By Nyame-kye Kondo, Special to the AFRO

The late Peggy Cooper Cafritz was an artistic visionary, creator and influencer of dynamic proportions. Co-founder of the celebrated Duke Ellington School of the Arts in Washington, D.C., Cafritz, was committed to breaking down barriers, and creating bridges for artists of color across the creative spectrum.

“Over five decades, Cooper Cafritz became a fixture of Washington’s educational, cultural and charitable firmament, as much a socialite as a social activist.” reported the Washington Post, when she passed in February 2018.

A portion of Peggy Cooper Cafritz’s art collection is on display at Duke Ellington School of The Arts. (Photo by Nyame-Kye Kondo)

Today, Cafritz’s legacy and influence are still alive and active through initiatives she launched prior to her passing, such as Ellington and her prized art collection. A second era of a tradition that Cafritz had been committed to for decades, the art collection came to fruition after the first was lost to a house fire in 2009. Cafritz did not allow this tragedy to deter her from building a new collection. 

Donating more than half of her collection to the Studio Museum in Harlem, an art enthusiast with a valuable collection, Cafritz bequeathed over 200 of her pieces to the Duke Ellington School Of the Arts, and for the first time in its history, the school’s Museum Studies Department is displaying a portion of its inheritance to the public. 

Titled “In My Shoes: Peggy Cooper Cafritz Collection At Ellington,” the exhibition is currently open in the front gallery of the newly renovated building at 3500 R Street N.W., and is open to the public. Considered to be one of the most valuable collections of Contemporary African American Art in the world, Cafritz’s collection includes work by Hank Willis Thomas, who is an Ellington alum, Jas Knight and Mark Thomas Gibson, to name a few. The exhibit also features student artwork and multi media responses to Cafritz’s collection.

Duke Ellington School of the Arts CEO Tia Powell Harris speaks at the opening reception for “In My Shoes: Peggy Cooper Cafritz Collection At Ellington.”

“One of the things that this exhibit is about is having our students be inspired and choosing works that spoke to them, so that they could extend the narrative. The more we can get students to think about extending their narratives, the better it is,” said Museum Studies teacher and established photographer Jarvis Grant. 

A piece of Cafritz’s narrative, Duke Ellington School of the Arts started as a series of workshops in the summer of 1968, and through the partnership with choreographer, Mike Malone eventually evolved into the Duke Ellington School Of The Arts in 1973. Dean of Students Donna Hollis reflected on the transitions the school has gone through recently- such as the passing of key members of the Ellington community and moving from R St. NW to the U corridor and now back to its original location- but also how good it is to have a piece of Cafritz, with them always.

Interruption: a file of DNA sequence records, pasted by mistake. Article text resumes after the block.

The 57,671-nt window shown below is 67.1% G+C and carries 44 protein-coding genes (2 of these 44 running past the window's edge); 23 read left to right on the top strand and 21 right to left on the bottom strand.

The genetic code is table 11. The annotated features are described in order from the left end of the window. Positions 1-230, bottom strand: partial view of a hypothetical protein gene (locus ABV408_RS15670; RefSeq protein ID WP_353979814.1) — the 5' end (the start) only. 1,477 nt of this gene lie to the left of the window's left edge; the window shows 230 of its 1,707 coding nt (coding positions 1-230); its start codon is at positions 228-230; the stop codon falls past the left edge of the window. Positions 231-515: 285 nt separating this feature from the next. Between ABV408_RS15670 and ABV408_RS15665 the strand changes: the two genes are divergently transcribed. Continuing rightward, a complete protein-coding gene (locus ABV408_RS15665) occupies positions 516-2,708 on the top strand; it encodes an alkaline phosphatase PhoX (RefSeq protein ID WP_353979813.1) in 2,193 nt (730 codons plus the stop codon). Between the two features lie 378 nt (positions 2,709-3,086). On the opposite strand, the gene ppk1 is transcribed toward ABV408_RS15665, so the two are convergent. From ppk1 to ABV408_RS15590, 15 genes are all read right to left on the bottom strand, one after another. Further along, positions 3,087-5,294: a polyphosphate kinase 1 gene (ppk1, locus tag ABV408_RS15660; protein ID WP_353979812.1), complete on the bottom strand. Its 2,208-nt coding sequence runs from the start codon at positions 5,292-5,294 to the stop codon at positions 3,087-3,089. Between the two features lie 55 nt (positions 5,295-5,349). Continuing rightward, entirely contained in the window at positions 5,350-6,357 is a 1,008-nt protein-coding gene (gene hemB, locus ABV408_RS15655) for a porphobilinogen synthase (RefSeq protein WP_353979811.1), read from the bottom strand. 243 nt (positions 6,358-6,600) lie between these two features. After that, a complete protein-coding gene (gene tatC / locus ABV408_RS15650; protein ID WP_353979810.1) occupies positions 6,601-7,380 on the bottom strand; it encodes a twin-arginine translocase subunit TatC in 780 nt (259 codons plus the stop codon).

“It feels good seeing Peggy’s artwork up. After being in her home and seeing them hung, it feels like Peggy is back home. That does something else because it feels like Peggy is here,” Hollis told the AFRO.

Featuring a dozen pieces of various mediums and styles, Cafritz’s collection is amplified by the student artwork that is positioned next to each piece.

Ellington CEO, Tia Powell Harris said she believes that the collection displays an important discourse between Cafritz and the student. “I love how they coupled the art- it’s almost like a talk back between Peggy’s collection and Peggy’s children. Because they are inspired by her art, they create in that inspiration, and the result is the show,” the CEO shared.

Marta Reid Steward, chair of Ellington’s Museum Studies department, noted that the collection was a reflection of Cafritz herself.

“You can find out about me by looking at what I collect,” Reid told the AFRO.  “Peggy is courageous, Peggy is thoughtful, Peggy is a giver. Her idea was to get artists while they were young, while they are finding themselves, while they have so many ideas to share and, when it will matter the most, that they have people who get what they are trying to convey.”

The exhibit closes Dec. 13.

For more information on “In My Shoes: Peggy Cooper Cafritz Collection At Ellington,” visit